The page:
Differences in vaccination rates are behind the divergence in growth projections, as the easing of restrictions linked to the pandemic and the resumption of mobility, production, trade and travel all depend on generalized vaccination. Although good progress has been made overall, large disparities in immunization coverage closely correspond to national income levels. Slow vaccination efforts in developing countries threaten to hamper their recovery while exacerbating the global risk of mutating the virus. Several countries currently facing new waves of contagion and / or new virus strains have been forced to reimpose restrictions and delay the return to normal economic activity.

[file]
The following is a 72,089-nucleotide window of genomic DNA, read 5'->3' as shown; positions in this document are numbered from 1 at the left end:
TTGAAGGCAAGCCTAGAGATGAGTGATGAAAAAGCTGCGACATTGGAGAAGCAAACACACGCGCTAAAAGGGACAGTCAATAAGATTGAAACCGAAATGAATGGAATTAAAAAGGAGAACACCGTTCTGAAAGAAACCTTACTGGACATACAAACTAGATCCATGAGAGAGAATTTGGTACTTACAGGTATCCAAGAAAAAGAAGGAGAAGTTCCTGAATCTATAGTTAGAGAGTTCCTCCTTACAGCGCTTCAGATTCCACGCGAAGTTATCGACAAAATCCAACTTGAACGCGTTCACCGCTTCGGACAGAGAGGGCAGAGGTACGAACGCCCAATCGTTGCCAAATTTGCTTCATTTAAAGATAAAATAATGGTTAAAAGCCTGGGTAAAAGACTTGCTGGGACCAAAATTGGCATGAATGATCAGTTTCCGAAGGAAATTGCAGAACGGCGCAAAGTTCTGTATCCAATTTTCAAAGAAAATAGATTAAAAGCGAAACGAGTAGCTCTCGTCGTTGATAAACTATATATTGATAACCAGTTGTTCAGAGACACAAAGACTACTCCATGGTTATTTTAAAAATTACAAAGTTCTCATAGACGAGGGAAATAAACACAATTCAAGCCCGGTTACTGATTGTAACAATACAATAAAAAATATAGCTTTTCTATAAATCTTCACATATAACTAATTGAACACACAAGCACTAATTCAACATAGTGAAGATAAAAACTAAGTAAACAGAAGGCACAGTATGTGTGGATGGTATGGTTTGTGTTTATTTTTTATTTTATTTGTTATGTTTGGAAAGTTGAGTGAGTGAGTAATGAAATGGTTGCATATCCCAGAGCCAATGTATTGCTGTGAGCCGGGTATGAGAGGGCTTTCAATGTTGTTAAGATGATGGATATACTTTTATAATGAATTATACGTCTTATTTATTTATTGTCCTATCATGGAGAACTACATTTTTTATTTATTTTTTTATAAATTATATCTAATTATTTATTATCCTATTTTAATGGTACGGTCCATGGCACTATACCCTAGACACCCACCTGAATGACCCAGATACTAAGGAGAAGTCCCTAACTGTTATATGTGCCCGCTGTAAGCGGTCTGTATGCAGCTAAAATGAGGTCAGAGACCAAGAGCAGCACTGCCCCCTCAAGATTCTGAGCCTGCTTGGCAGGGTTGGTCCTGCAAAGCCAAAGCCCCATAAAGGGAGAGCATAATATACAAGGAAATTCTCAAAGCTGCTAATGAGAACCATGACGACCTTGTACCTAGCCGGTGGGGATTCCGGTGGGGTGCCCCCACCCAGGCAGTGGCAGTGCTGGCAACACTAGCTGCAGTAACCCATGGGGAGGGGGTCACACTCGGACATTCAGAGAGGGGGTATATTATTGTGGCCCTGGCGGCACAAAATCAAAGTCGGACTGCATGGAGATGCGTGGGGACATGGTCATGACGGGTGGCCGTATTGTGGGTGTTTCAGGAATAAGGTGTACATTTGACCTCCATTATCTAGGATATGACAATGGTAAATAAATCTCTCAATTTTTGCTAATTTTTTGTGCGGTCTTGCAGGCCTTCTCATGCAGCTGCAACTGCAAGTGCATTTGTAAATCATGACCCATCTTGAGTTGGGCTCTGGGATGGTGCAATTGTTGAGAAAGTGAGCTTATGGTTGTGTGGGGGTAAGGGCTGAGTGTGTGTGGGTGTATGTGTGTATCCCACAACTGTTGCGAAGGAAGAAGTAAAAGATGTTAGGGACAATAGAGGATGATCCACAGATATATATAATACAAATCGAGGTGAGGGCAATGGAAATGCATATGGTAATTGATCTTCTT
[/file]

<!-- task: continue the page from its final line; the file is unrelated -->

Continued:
A second driver of divergent recovery trends is the degree of integration of each country into international value chains linked to advanced economies. As global economic activity rebounds, the World Trade Organization predicts that merchandise trade will grow at a rate of 8.0% in 2021. The reestablishment of global and regional value chains is also boosting trade in goods. equipment and intermediate inputs. For example, the growth of US industrial production is expected to accelerate the recovery of Mexico’s manufacturing sector due to the strong synchronicity between the economic cycles of the two countries. Likewise, given the close integration of many developing countries in the ECA zone with the European Union, the restoration of European regional value chains should improve growth prospects throughout the ECA zone. As global economic activity picks up, the prices of oil, metals, food and other commodities are expected to rise. The recovery in commodity prices has already boosted growth in some ECA countries, including Kazakhstan and Uzbekistan, as well as LAC countries such as Brazil, Colombia, Chile and Peru. While higher commodity prices will be favorable winds for resource-rich commodity exporters, they will be headwinds for net importers, especially developing countries that depend on oil imports. Trade in services is likely to remain moderate and is not expected to return to pre-pandemic levels until 2022. The hospitality and travel sectors continue to be the hardest hit by the crisis, and tourism-dependent countries in the Caribbean and the Balkans face a slow and uncertain recovery.